As the year draws to a close, I’ve found that I’ve developed a new catch phrase… courtesy of Olivia Rodrigo. “It’s brutal out here.” When there is a snowstorm in Texas? When there is a heat dome oppressing the Pacific Northwest? When there is a massive wildfire in Colorado in December? “It’s brutal out here.”
If you haven’t heard of Olivia Rodrigo, well, I’ll actually congratulate you for staying off the internet this year; your social media habits are undoubtedly better than mine! For the uninitiated, Olivia Rodrigo is 18 years old, and her debut album was this year’s most streamed album on Spotify, as well as the #2 Billboard best-selling album of 2021. Her first song “drivers license” has been streamed over a billion times and was so big it got its own SNL sketch. She went to the White House to help President Biden reach young people. Maybe you saw something about her role in the Disney show “High School Musical: The Musical: The Series,” her rumored ex-boyfriend/co-star, and a “blonde girl?” Long story short — Olivia ruled 2021.
If your biggest source of pop culture news is Climate Culture, than you might not know her, because her album came out before this column did! However, I’m still going to give her music the ol’ Climate Culture treatment anyway, because her song “brutal”, more so than her blockbuster “drivers license”, or Lorde’s climate album, or anything else we’ve reviewed this year, is the song that sums up 2021.
“Brutal” is about the struggles of being 17 in this day and age. But it is also a song that sums up the feeling of being someone who cares about the climate in 2021. I mean, just try these lines on for size:
“I’m anxious and nothing can help”
“All I did was try my best/
This the kind of thanks I get?/
They say these are the golden years/
But I wish I could disappear”
“And lately, I’m a nervous wreck”
“And God, I don’t even know where to start”
Of course we can’t forget — “It’s brutal out here.” It’s the climate line so potent that the Sunrise Movement is using it for their year end fundraising campaign.
Why does “brutal” sum up our life so well? This is my first year writing about the intersections of climate and pop culture, so I can’t say I’m a seasoned expert. Nevertheless, I’ve been concerned about the climate crisis since I was in elementary school. And I’ve loved pop culture since then too — when I started watching The West Wing and listening to Fearless by Taylor Swift. As I have transitioned from simple appreciation to deeper engagement with pop cultural art this year, though, one thing has stood out to me.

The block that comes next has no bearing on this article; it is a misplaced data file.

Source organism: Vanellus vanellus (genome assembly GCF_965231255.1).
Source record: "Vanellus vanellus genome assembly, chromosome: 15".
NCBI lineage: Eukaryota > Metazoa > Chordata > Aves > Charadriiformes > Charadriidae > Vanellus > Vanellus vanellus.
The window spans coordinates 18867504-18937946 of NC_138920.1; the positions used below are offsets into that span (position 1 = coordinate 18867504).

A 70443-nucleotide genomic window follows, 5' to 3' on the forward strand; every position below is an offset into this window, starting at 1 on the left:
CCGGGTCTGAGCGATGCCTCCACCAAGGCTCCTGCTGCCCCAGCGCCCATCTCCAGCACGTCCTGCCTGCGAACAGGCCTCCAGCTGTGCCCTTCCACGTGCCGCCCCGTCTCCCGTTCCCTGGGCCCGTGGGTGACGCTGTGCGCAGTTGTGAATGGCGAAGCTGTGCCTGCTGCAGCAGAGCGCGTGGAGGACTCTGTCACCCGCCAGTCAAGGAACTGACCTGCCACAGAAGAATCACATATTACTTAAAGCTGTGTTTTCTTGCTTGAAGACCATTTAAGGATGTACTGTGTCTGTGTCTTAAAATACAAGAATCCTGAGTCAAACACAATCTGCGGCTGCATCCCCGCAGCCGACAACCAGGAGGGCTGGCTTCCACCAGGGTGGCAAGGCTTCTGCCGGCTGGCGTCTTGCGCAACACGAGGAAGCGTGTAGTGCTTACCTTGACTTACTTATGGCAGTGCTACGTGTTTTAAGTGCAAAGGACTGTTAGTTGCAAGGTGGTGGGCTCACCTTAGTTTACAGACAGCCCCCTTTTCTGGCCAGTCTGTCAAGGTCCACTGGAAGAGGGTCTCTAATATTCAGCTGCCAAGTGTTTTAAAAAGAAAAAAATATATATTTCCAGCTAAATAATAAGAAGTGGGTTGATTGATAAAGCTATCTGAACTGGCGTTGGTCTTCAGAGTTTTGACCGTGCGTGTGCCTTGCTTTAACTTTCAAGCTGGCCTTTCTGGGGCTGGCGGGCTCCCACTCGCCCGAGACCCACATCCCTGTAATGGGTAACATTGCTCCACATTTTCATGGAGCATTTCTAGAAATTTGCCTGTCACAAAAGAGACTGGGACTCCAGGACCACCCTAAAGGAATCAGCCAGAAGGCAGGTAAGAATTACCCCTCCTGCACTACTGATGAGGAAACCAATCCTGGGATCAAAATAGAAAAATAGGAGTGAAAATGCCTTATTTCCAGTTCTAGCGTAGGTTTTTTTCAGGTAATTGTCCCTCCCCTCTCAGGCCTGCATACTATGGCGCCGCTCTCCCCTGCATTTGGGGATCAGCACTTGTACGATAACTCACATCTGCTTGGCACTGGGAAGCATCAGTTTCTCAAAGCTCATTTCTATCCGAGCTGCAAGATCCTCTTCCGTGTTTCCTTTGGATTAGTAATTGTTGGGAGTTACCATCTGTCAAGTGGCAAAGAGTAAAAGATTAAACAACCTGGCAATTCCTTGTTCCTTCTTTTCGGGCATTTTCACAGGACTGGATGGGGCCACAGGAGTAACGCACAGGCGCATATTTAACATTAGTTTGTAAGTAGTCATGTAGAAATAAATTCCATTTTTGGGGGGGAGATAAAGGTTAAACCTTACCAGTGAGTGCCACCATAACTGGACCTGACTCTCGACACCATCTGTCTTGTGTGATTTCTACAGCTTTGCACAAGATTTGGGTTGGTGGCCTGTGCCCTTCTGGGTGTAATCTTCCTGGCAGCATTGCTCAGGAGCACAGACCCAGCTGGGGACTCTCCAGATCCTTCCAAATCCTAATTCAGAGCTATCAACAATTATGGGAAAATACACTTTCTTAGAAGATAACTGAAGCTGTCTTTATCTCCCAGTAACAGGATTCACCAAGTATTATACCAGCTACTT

I always try to make things hopeful, but the art that people have seemed to respond to most is that which tells it like it is. The art that lays it all bare, no holds barred. Nowhere has this been more evident than in the climate activist community’s response to Don’t Look Up, which I reviewed last week. The activist community is enamored with it precisely because of its unflinching look — just see this piece in The Guardian by climate scientist Peter Kalmus. And it’s not just climate scientists who respond to the cold hard truth. Right now, the movie is sitting at number one on Netflix.
“Brutal” is my Climate Culture theme to 2021, because Olivia Rodrigo is not here to sugarcoat anything. Life has been tough, and we’re scared and angry and fed up. Whether you consider yourself an activist or not, if you’re someone who cares about the climate crisis, it’s impossible to avoid these feelings. I mean this year saw hurricanes, droughts, insane storms, including literal firestorms, an ocean on fire, and a total lack of federal action. “God, it’s brutal out here.”
So, as 2021 draws to a close, I am not here to sugarcoat anything either. We need action now. Desperately. That doesn’t mean that I do not still see hope, though. While the pop culture that defines the year has lacked silver linings, the response to it is full of them. The fact that a dire movie like Don’t Look Up is number one on Netflix is the real story, not the movie itself. This year we’ve seen people really grapple with the gravity of the climate crisis like never before, and if we felt that despair collectively, I know we can organize that collective into an unstoppable movement.
So, get ready to rock 2022. Hit up the Climate Action Explorer and stream the official 2021 Climate Culture playlist with all our featured songs to inspire you (if you’re curious how any relate to the climate crisis, just consult our Climate Culture archives.) “
Lastly, I started this newsletter, because I am passionate about addressing the climate crisis and pop culture. I believe that pop culture can be an entry point to the climate movement. As the climate crisis worsens, I also believe that incorporating it will be crucial to keeping pop culture relevant. This year, I’ve discussed music, movies, television shows, a book, articles and publications, even news from the House floor. It would mean so much to me, and help this column grow in 2022, if you shared your thoughts in the comments! What is your favorite topic — cinema, music, books, or something else? Did you ever watch or listen to a new suggestion? Do you prefer the pieces that skew more culture or climate? Share anything.
Thank you so much for coming on this journey with me. It’s given me so much joy to discover new art each week, think more deeply about what drives us to act on climate, and share with you.
Until next year,